Retiring has always been emotional – but the emotions have changed
A gold watch, a pipe and slippers in retirement are a thing of the past.
At 7IM, we know in our gut that people retiring now feel a lot differently about life and their future than their parents and grandparents did. Our world is changing so fast and unpredictably, and today’s retirees are very different to those in the past. There is freedom but there can be pressures on them just as immense as for those of us still in a career.
Retirees now need more flexibility and choice, inspired by Pension Freedoms and their financial advisers who can work magic with financial plans. They want to live well, take up fun pursuits, travel, perhaps even purchase a holiday home, all the while considering leaving an inheritance or helping the next generation with mortgage deposits. A pot of money properly managed and looked after should empower retirees to meet their aspirations in the best possible ways.
Happy sentiments, I’m sure you’ll agree. But we’re data-led and speculation wasn’t enough, so we engaged with consultants Cicero/amo to do some research into what advisers’ clients are thinking and feeling about retirement these days. The intel we gathered was intriguing.
We all want financial security, so it was no surprise this came top (90%) when clients were asked to rank their hopes and expectations for retirement. I was glad to see that retaining financial independence was rated nearly as highly. Don’t we all want to be free to do what we want, when we want? It’s our pot of hard-earned savings, after all. I also understand why two-thirds of these retirees were very keen to spend more time with family and friends – this time is priceless. Travelling abroad and leaving an inheritance were ranked next in importance, which is again quite logical.
What I found particularly satisfying was confirmation of my belief that more people no longer retire in a single moment. I like the idea that while two-thirds of the surveyed clients did stop working on entering retirement, around 30% felt free to phase into it. It’s real freedom when you can opt to retire gradually, and I would certainly like the flexibility to keep on working because I enjoy it, or because I want to build up a bigger pot owing to my personal or family circumstances.
This is different from the past, when the date of pension pay-outs kicking off was set in stone. And after decades working in possibly the same organisation, people were often only too keen to bow out and get their life back at last.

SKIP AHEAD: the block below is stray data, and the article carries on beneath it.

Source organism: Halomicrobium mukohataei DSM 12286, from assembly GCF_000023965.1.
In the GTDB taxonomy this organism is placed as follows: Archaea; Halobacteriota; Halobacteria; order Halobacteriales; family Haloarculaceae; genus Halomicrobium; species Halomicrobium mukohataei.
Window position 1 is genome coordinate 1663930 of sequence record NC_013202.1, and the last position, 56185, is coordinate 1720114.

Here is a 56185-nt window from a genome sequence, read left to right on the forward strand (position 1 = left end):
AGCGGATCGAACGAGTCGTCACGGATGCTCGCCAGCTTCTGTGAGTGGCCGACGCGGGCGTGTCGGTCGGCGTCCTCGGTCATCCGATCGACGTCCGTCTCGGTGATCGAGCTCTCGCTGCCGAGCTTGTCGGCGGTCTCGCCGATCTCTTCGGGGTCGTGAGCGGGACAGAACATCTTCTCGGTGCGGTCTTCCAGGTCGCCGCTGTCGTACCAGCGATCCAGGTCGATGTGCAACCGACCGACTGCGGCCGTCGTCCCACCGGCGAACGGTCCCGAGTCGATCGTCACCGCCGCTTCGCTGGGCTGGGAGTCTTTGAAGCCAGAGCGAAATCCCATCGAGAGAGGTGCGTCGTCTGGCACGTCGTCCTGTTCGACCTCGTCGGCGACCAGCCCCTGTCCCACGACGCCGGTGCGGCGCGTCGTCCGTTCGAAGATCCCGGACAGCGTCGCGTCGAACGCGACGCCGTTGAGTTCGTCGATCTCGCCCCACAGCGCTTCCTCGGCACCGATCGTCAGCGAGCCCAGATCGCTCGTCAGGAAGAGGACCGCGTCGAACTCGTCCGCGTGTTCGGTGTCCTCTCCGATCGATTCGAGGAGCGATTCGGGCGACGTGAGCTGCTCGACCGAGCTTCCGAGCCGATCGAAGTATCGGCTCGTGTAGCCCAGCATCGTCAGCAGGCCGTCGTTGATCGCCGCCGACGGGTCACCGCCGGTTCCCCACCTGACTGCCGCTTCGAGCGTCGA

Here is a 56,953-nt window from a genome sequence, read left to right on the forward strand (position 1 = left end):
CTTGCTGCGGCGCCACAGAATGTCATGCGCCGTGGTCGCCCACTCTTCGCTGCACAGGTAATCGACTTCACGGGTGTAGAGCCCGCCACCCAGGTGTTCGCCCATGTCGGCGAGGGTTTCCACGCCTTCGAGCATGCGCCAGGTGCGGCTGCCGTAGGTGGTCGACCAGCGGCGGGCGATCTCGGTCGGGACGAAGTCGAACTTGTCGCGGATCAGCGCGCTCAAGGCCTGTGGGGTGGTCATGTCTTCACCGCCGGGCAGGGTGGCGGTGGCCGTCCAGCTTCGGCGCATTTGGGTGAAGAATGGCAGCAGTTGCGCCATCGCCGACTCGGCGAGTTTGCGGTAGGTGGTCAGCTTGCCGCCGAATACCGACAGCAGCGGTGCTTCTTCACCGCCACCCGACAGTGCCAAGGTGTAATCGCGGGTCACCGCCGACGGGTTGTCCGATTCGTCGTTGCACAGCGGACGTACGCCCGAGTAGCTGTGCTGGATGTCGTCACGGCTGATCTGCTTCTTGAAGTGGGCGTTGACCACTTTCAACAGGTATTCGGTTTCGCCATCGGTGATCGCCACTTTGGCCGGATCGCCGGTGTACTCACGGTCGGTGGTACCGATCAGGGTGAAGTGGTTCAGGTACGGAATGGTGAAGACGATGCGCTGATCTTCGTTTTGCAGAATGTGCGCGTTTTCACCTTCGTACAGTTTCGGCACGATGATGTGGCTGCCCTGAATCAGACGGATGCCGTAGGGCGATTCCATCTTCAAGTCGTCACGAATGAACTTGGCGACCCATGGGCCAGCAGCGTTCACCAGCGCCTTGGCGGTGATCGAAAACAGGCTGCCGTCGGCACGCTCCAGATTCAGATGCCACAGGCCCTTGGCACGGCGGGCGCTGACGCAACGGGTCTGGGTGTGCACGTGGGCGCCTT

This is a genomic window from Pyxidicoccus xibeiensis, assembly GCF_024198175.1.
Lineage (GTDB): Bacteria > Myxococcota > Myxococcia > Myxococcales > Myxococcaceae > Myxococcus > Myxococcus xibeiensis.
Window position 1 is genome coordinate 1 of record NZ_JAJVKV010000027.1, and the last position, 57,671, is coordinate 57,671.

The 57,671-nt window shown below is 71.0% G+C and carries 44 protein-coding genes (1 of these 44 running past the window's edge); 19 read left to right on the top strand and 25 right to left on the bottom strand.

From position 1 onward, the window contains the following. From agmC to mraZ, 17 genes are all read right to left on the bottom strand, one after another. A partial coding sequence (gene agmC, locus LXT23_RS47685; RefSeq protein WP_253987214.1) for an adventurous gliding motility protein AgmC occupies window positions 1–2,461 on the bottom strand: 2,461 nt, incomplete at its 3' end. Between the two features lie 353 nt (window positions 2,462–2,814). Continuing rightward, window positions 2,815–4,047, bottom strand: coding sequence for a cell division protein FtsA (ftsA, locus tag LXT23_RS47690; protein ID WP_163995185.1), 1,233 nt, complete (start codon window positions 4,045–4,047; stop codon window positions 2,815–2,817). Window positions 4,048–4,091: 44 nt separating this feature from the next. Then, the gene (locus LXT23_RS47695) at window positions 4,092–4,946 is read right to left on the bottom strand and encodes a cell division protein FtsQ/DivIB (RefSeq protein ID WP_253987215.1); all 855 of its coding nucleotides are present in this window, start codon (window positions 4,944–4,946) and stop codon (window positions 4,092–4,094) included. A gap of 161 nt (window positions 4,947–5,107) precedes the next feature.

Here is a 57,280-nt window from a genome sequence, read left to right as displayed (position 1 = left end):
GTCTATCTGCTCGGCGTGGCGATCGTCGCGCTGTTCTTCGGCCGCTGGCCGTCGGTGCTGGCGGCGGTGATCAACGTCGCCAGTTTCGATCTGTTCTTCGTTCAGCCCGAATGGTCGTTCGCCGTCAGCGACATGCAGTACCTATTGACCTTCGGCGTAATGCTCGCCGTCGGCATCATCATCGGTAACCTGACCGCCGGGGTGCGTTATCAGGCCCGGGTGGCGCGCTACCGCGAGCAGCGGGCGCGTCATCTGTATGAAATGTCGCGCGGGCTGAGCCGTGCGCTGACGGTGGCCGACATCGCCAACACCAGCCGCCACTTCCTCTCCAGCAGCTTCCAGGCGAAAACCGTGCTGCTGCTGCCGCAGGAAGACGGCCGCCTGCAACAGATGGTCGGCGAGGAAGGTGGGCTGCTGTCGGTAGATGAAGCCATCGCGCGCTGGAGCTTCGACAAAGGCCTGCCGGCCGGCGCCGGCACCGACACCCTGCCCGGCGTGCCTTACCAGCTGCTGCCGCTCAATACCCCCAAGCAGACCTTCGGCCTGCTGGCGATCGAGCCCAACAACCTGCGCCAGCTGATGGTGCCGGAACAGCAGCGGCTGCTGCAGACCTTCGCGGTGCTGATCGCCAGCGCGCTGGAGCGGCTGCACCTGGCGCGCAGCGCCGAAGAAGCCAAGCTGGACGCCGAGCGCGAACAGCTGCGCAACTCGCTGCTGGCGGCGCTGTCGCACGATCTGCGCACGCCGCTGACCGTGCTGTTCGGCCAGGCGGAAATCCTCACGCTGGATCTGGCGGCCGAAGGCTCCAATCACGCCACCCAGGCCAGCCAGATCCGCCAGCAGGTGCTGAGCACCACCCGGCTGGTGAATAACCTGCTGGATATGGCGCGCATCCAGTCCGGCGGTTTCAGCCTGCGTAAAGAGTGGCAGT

Those choosing to delay retirement and carry on working by choice include those simply not ready to stop contributing to the workforce. How many of your clients are still consulting or sitting on company boards, happy to continue sharing their expertise and experience? The world needs their insight and skills, and we all benefit. We can all be heartened by the general good health and vitality of this generation, which means people can delay retirement if they choose and have the financial flexibility to do so.
The flipside to this is when you provide clients with flexibility regarding their retirement, it’s vital that you explain the potential impact of each of their options. People should know what’s likely to happen if they go down the path of A, B or C. With Consumer Duty coming into play, advisers can’t ignore this aspect of retirement planning.
With all that in mind, I’m pleased to see nearly three-quarters of advisers report that their retired clients have a strong appetite to remain invested and preserve their retirement pot, via flexible decumulation. It’s a great thing that the flexibility presented by Pension Freedoms doesn’t get bent out of shape by pots being drained too enthusiastically, too soon.
Whatever reasons or personal circumstances sit behind clients’ decisions to retire, advice firms need an array of flexible options to hand so they can keep clients on the right track. Advisers and planners play a critical and valuable role in steering clients to make the right decisions at each stage, based on clear information chewed over together. Talking of value, the true value of advice shoots up when advisers are always on hand to help clients adapt to changes in circumstances and aspirations, tweaking the plan to suit and soothing any anxieties.
Advice firms need the right products and services to give clients the type of retirement they want when they want it. Emotions and finance meet when we can help people get the best from their later years.
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